IDFA 2019: MS and Lost in Memories
Two new Dutch films at IDFA assess the effects of crippling diseases from both scientific and personal perspectives. Geoffrey Macnab reports.
Patients need science and science need patients - but their interests aren't always the same. That is one truth foregrounded in poignant fashion in Suzanne Raes' new feature documentary MS, a world premiere in IDFA Masters. The film looks at Multiple Sclerosis from two points of view - the woman who has the wasting disease and a top scientist who knows everything there is to know about it apart from how to provide a cure.
Raes was originally approached to make a science documentary. At first, she was hesitant. "I said I am not interested in seeing people behind their computers or microscopes. Science doesn't happen in front of the camera."
Jeroen Geurts is among the most famous scientists in The Netherlands. Raes decided he would be a strong subject but wanted to find a foil for him, a patient who was roughly the same age and "a good match." When the director met Geurts, the scientist told her, "I always need patients to find new perspectives for my research." She told him she would find him a patient he could talk to "and ask anything you like to...and vice versa."
There are 17,000 thousand people with MS in Holland but everyone seems to know someone who has the disease. Eventually, she tracked down Lineke van den Boezem, an MS sufferer and also a successful screenwriter for Dutch television drama.
Geurts was fascinated by Lineke and at their first meeting they had an immediate rapport. "A year later, Lineke was in another state of mind. She said (to Geurts) you cannot help me," the director notes of the shifting relationship between her two protagonists. She had realised that science cannot offer her a cure. Geurts' attention wasn't just on her as an individual. He was thinking about the long term and the way in which her case might provide clues that would help the next generation.
For the director, there were ethical challenges in telling Lineke's story. "I tried to be as transparent as possible," Raes says of the way she approached the subject. "For me, it was important that they knew I didn't choose sides. Both their perspectives are really important. Patients should learn from science - and science should tell their story in the right way. And scientists really need to listen to patients. That is my most important ethical perspective, that there should be a bridge between these two worlds."
Another very intimate film touching on life changing illness is Ruud Lenssen's Lost In Memories, premiering in IDFA Competition for Dutch Documentary, in which the director chronicles his father's dementia and its effects on his family.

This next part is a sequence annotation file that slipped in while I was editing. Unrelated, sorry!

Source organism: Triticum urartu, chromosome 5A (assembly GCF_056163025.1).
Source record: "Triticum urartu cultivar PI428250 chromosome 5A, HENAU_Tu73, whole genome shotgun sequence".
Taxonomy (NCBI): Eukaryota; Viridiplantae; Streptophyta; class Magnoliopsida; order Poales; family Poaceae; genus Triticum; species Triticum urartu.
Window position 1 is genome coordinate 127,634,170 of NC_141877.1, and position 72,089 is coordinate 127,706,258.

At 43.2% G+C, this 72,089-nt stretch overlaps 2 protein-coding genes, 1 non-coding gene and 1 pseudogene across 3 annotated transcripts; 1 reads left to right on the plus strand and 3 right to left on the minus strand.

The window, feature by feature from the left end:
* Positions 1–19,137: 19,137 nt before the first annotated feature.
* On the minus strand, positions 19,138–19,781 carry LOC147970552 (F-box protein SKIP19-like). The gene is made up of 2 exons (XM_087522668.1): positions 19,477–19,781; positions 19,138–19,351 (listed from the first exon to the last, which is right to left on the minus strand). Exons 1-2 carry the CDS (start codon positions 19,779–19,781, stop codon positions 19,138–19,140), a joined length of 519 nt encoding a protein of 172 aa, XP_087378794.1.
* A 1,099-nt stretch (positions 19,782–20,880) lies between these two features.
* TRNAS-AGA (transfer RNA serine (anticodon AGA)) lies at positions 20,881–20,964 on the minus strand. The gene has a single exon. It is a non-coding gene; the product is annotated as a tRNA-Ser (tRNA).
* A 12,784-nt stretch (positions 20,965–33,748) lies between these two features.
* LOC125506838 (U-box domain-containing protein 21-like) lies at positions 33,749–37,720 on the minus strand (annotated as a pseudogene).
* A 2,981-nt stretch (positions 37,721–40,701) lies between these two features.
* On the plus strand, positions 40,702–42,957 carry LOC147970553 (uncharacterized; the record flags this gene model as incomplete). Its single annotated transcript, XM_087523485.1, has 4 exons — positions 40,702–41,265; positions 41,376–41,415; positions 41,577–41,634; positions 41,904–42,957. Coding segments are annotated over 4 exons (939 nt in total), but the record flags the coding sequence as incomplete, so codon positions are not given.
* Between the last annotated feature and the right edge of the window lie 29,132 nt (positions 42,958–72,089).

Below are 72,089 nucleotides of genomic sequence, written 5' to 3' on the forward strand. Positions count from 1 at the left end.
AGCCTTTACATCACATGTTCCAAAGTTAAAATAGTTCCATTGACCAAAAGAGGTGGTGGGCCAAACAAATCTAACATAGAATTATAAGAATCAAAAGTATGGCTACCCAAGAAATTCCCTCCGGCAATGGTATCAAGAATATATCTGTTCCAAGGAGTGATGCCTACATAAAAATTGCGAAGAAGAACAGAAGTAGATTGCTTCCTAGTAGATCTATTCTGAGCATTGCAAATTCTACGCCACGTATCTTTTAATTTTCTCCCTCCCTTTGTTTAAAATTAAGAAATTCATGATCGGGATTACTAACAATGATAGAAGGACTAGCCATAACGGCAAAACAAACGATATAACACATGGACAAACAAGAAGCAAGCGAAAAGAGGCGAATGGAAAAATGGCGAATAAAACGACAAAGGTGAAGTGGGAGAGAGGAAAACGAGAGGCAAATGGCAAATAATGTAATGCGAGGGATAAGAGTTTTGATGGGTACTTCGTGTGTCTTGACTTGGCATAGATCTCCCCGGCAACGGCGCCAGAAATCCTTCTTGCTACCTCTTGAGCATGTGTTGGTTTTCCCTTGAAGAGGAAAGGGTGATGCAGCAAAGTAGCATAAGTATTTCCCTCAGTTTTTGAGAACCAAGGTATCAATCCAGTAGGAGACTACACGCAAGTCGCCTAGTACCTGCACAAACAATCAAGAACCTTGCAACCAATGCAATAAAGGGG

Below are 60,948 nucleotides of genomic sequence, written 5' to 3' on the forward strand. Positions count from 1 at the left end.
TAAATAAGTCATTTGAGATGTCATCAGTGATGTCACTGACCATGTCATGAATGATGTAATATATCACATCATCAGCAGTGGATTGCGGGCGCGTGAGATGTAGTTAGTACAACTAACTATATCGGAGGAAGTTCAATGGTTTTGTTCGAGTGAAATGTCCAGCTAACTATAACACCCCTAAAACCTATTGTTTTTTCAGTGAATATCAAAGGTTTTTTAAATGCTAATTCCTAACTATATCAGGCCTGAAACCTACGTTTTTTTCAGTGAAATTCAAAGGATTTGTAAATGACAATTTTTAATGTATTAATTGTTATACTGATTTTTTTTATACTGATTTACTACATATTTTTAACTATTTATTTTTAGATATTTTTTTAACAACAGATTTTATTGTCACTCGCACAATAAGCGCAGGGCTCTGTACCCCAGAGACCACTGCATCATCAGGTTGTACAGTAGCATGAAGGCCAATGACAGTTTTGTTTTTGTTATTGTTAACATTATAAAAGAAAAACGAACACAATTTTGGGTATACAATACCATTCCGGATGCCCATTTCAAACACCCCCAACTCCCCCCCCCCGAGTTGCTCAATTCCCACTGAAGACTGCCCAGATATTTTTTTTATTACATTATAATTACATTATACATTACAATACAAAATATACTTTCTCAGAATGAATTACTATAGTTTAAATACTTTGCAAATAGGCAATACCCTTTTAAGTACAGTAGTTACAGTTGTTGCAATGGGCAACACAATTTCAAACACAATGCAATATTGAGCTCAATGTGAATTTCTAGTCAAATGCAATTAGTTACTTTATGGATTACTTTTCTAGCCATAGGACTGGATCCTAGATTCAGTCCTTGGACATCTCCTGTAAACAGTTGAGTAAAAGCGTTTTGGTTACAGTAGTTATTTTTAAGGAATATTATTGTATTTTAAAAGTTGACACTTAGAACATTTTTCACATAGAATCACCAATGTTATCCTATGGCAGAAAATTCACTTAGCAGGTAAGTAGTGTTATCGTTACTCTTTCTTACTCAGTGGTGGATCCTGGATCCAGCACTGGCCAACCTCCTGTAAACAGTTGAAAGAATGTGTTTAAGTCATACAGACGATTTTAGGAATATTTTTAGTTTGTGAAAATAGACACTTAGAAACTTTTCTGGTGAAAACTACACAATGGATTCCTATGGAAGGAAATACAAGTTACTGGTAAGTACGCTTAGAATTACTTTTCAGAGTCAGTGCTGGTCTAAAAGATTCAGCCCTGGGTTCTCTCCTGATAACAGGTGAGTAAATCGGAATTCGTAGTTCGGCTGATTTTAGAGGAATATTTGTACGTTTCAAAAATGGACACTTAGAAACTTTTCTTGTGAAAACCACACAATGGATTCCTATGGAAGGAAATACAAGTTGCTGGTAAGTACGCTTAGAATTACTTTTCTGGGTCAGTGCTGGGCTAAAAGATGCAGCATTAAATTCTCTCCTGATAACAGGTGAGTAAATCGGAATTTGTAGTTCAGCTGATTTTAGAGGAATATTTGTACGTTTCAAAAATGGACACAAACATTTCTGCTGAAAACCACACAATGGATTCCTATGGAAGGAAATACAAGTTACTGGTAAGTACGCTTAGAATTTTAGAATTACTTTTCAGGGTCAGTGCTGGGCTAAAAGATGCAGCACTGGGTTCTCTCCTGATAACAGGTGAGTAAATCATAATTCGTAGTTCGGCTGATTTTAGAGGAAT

"When my father got diagnosed, in the beginning, I didn't think about filming it or turning it into a documentary. It was only afterwards, when I saw the impact of dementia on our family, especially on my mum, that was when I started thinking about it," Lenssen explains.
Most films about dementia are focused on the person suffering from the disease. The director wanted to shift the focus and to consider how others, especially the caretakers, are affected. As his father's condition worsened, his mother became more and more isolated.
Lenssen's father Jac had worked throughout his life in the fields. He loved his meadow, his poultry and his ponies. However, as his condition worsened, it no longer made sense for the family to keep the land. "In the beginning, his paradise, as we called it, was a comfort but it turned out to be much more of an obstacle for him."
There were uncomfortable moments. Lenssen found himself looking through the camera as his father threatened his mother and became increasingly aggressive. Strangely, though, when the camera was running, Lenssen was a quiet and unobtrusive presence who had a calming effect on his father. "The relationship between me and my father only got better by filming. I spent so much time with him. You have to be patient when you are filming, you have to be observant."
Lenssen made the documentary entirely on his own. It would have felt very strange to have been working on such an intimate and personal project with outsiders. His mother was initially wary about the film and what other people might think of her and her family. He explained to her that he was trying to show what caretakers experience when dealing with loved ones who have dementia. After a while, she stopped noticing the camera.
The director finds his own film difficult to watch and admits it will be "quite scary" to show it at IDFA in front of a big audience. "I think I can handle it but I am worried about my mum. She is just a regular lady from a small village and she is going to have so many people looking at her..."
Jac is now in a care home. When the son visits him, he encounters "a total different person" from the man he remembers. He says it is hard to finish the documentary. "I am a little worried because letting go of the film also means letting go of my father a bit. I am a bit afraid of that. This project was so beautiful for me personally. I am a little worried about finding a [future] subject that can compete..."
SEE NL Magazine #37 November 2019 / IDFA Issue
SEE NL is published four times per year by EYE International and The Netherlands Film Fund and is distributed to international film professionals.